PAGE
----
A 'grey line' of communists lurked in China's churches

Their principles were 'keen-witted work but long-term hide; accumulate forces and await timing'
A 'grey line' of communists lurked in China's churches

Pendants with an image of late communist leader Mao Zedong hang in a stall in Beijing's Tiananmen Square on the eve of the 40th anniversary of his death, on Sept. 8. A Hong Kong academic has detailed how Mao's communist cadres infiltrated Christian communities with the aim of destroying them. (Photo by Greg Baker/AFP)

ucanews.com reporters, Hong Kong
May 24, 2018
Ying Fuk Tsang, director of the divinity school at the Chinese University of Hong Kong, has long studied historical materials concerning Chinese Communist Party (CCP) underground members in Christian churches.

He recently disclosed how those underground members infiltrated Christian churches and organizations, saying that while they were well concealed, their existence was widespread.

On May 7, Professor Ying detailed his study at a seminar, jointly held by the Christian Study Center on Chinese Religion and Culture (CSCCRC) and the Center for Christian Studies of Hong Kong Chinese University. The title was "Christian and Communist in-between: unmasking concealed identities of Christians who were CCP's underground members as well."

His study was based on investigation of a large number of CCP historical documents and articles, which dealt with the organization of CCP underground members in churches.

Ying, at the seminar, introduced the term "line", which specifically referred to people or organizations working for the party.

The "line" was divided into "red line" and "grey line." The "red line" was an openly leftist organization or individual; while the "grey line" consisted of secret underground party members or organizations.

He added that the CCP attached great importance to the organizational structure. There was a central administration as well as administrative levels in provinces, cities, counties, villages and districts. And there was a further administrative party structure at specific locations such as state-owned enterprises and universities.

They were everywhere like God, Ying said.

The professor also quoted Psalm 139:7 to make a quip about the CCP, "Where can I flee from the party's (your) presence?"

"In China, especially before the reform and opening up of the country, the CCP was an organization which one could not flee from. And up to now, they will still encourage the establishment of more party organizations," Ying said.

He pointed out that three underground members could establish a party branch. "It is like the Bible says, when three people come together in the name of the Lord, He will be there," (Mt 18:20).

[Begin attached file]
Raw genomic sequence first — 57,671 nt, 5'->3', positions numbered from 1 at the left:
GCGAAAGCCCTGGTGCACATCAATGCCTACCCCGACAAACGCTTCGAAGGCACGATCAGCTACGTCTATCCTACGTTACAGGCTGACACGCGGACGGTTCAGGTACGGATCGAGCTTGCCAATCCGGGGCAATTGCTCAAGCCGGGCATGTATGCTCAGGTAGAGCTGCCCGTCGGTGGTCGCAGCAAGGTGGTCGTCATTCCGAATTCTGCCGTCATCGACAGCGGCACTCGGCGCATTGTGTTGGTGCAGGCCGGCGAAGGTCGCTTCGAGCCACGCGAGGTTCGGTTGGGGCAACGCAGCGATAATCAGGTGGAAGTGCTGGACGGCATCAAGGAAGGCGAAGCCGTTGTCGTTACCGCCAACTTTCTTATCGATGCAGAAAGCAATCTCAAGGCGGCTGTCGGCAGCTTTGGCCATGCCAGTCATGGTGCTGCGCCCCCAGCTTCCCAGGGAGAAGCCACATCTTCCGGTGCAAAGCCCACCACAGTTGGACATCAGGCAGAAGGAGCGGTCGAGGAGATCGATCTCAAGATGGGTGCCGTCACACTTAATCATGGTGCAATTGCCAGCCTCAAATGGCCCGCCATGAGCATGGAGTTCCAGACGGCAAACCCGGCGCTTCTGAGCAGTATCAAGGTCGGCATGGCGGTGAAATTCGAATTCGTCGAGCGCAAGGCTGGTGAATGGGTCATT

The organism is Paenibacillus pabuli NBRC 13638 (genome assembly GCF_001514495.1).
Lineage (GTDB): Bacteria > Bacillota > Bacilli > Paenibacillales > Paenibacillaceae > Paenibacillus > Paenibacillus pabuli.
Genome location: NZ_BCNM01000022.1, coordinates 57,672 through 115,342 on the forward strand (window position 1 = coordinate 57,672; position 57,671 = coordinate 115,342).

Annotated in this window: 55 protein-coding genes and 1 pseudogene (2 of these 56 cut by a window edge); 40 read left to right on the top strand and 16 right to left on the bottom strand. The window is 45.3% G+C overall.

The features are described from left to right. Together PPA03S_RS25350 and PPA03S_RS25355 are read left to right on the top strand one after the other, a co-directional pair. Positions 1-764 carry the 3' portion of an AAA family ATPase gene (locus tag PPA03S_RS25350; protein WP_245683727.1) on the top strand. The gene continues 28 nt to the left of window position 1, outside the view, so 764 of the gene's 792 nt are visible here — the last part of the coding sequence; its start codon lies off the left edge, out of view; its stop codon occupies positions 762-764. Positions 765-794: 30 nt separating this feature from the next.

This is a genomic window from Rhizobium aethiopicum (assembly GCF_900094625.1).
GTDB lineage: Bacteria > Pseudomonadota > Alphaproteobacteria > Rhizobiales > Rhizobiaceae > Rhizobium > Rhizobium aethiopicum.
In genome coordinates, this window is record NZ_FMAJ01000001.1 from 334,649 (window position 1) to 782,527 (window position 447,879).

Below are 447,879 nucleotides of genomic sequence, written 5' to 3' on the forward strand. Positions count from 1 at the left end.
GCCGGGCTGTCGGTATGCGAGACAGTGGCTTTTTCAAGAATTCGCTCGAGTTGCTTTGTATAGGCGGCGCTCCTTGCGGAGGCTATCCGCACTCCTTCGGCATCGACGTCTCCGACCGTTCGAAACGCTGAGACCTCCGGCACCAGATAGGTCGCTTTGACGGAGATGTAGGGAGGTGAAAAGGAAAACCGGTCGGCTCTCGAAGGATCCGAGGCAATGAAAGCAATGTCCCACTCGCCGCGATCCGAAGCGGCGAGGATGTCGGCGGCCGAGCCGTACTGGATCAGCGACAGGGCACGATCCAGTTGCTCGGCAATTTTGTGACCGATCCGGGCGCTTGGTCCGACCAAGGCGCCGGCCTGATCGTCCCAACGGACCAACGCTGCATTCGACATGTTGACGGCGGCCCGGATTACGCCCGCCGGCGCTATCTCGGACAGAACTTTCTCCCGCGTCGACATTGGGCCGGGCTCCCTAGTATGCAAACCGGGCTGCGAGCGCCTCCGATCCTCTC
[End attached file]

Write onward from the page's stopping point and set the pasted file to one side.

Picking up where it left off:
As the number of people increased, more branches or groups could be developed; however, there was no connection or communication among them, which was called "single-line communication; vertical leadership." Ying explained only members in the same branch or group knew each other and reported directly to the upper level so that even if a branch was exposed, other branches would not be embroiled.

Ying discovered that "grey lines" were found in national and local branches of the young men's and young women's Christian associations (YMCA and YWCA) along with Christian denominations and church-run universities as well as secondary and primary schools.

Their working principles were "keen-witted work but long-term hide; accumulate forces and await timing." They lurked for the long-term fight, with a strategy to destroy churches with a "strike" and "pull out" approach.

The "strike" was when CCP members infiltrated the churches disguised as Christians; while "pull out" identified persons who were in favor of the CCP within churches and got them to become party members.

He noted that, at the beginning of the establishment of the People's Republic of China in 1949, young people in the YMCA and YWCA were concerned about what was happening in the nation. Those underground party members who had infiltrated the associations tried to denigrate or divide them. Young members of the associations were accused of only be interested in praying rather being patriotic. Another tactic was to foster disappointment with their church.


This is the second of three articles focusing on research carried out by Professor Ying Fuk-tsang about the Chinese Communist Party's efforts to infiltrate churches and church organizations. To read the first article click here.

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